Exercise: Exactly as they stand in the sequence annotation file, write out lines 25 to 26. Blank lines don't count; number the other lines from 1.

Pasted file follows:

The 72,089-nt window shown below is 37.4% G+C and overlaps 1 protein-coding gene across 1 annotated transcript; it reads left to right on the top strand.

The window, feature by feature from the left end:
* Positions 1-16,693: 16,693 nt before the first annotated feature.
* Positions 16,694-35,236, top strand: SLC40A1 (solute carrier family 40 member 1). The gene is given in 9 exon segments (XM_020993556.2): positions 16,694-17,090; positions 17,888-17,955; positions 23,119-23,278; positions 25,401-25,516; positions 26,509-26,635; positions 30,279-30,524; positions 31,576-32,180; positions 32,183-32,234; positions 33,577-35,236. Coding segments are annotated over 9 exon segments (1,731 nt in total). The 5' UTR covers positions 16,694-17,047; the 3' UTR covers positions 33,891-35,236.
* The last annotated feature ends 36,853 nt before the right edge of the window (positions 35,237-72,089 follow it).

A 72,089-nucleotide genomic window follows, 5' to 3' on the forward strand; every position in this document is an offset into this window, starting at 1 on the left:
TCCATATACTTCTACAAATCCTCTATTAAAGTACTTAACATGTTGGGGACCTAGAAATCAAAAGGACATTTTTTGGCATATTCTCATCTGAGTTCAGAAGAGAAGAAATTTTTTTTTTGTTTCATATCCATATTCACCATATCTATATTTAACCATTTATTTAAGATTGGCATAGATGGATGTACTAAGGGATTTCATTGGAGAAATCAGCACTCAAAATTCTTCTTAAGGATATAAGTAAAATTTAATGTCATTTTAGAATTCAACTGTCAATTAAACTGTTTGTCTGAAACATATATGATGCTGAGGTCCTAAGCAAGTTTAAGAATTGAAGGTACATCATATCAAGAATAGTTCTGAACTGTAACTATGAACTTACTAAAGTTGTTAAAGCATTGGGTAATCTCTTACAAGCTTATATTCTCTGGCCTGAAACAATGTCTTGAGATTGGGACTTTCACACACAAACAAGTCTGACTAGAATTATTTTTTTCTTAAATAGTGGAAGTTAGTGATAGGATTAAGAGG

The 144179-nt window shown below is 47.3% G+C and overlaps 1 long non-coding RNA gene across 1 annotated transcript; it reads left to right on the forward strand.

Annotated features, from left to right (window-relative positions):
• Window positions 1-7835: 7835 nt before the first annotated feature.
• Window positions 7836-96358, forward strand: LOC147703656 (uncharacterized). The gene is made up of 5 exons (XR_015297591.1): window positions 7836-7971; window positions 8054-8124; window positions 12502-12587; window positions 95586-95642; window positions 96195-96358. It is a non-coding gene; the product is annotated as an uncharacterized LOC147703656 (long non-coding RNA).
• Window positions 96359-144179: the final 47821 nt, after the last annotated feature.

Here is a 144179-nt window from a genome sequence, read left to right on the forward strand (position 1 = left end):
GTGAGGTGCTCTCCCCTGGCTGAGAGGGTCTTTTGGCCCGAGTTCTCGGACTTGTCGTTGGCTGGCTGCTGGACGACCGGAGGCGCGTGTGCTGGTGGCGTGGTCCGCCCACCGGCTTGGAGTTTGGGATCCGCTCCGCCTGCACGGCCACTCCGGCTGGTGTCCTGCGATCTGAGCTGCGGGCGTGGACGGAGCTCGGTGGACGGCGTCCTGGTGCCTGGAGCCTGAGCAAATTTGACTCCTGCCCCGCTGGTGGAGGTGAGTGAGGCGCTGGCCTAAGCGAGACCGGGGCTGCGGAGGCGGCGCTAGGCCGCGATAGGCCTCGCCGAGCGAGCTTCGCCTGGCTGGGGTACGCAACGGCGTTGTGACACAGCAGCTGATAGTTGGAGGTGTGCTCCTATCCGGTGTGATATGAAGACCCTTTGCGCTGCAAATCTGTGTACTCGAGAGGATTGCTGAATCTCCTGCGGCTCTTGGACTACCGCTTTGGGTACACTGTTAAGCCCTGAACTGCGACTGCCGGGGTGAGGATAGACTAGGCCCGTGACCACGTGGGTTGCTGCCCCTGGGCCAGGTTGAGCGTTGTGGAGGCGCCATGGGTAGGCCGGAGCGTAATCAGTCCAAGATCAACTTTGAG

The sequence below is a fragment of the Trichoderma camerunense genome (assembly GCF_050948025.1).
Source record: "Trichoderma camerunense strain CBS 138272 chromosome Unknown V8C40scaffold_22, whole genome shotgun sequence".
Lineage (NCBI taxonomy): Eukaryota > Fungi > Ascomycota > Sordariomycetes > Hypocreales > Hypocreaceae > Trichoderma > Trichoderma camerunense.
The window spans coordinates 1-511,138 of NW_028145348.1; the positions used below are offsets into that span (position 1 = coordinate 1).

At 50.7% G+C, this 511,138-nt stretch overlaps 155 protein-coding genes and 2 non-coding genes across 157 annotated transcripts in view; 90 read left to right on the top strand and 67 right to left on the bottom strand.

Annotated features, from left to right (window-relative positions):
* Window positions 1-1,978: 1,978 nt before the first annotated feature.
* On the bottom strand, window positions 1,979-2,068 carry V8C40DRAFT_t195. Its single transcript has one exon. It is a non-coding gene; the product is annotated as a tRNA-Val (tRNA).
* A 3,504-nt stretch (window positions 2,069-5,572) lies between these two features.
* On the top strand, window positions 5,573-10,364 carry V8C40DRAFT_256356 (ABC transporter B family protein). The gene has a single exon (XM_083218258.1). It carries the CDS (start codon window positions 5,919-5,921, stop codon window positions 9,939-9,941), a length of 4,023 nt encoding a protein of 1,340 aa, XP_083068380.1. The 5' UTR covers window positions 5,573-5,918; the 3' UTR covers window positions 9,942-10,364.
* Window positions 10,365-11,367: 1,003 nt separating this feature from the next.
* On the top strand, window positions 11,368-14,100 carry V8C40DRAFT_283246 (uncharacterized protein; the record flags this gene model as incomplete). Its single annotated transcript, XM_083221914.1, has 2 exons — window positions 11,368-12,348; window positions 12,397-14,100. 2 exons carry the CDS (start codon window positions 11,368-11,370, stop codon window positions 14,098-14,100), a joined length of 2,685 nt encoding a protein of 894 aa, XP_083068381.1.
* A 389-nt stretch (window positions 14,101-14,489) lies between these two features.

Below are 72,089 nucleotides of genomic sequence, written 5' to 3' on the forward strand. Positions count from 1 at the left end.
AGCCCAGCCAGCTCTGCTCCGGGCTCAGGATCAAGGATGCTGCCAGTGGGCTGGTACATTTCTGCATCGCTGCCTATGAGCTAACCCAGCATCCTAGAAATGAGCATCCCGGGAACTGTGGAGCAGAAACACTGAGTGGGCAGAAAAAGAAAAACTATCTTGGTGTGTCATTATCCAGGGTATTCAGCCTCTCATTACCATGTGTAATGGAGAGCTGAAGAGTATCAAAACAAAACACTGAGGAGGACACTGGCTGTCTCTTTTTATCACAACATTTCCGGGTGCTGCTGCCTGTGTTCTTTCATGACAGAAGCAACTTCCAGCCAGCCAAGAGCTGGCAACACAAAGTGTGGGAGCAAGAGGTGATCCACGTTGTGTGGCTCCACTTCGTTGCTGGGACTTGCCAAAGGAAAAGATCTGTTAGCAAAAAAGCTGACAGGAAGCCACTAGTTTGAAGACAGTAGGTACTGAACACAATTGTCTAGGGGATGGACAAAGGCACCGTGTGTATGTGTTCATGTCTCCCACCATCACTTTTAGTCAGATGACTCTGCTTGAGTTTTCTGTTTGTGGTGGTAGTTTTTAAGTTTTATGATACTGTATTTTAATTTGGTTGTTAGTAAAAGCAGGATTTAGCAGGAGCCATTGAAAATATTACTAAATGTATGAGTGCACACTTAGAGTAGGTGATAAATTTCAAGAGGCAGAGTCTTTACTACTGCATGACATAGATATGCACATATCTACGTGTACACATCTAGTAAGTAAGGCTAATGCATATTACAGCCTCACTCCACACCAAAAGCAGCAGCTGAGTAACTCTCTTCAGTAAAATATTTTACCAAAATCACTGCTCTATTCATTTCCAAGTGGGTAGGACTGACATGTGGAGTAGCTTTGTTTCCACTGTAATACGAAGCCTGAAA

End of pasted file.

* Window positions 10,365-11,367: 1,003 nt separating this feature from the next.
* On the top strand, window positions 11,368-14,100 carry V8C40DRAFT_283246 (uncharacterized protein; the record flags this gene model as incomplete). Its single annotated transcript, XM_083221914.1, has 2 exons — window positions 11,368-12,348; window positions 12,397-14,100. 2 exons carry the CDS (start codon window positions 11,368-11,370, stop codon window positions 14,098-14,100), a joined length of 2,685 nt encoding a protein of 894 aa, XP_083068381.1.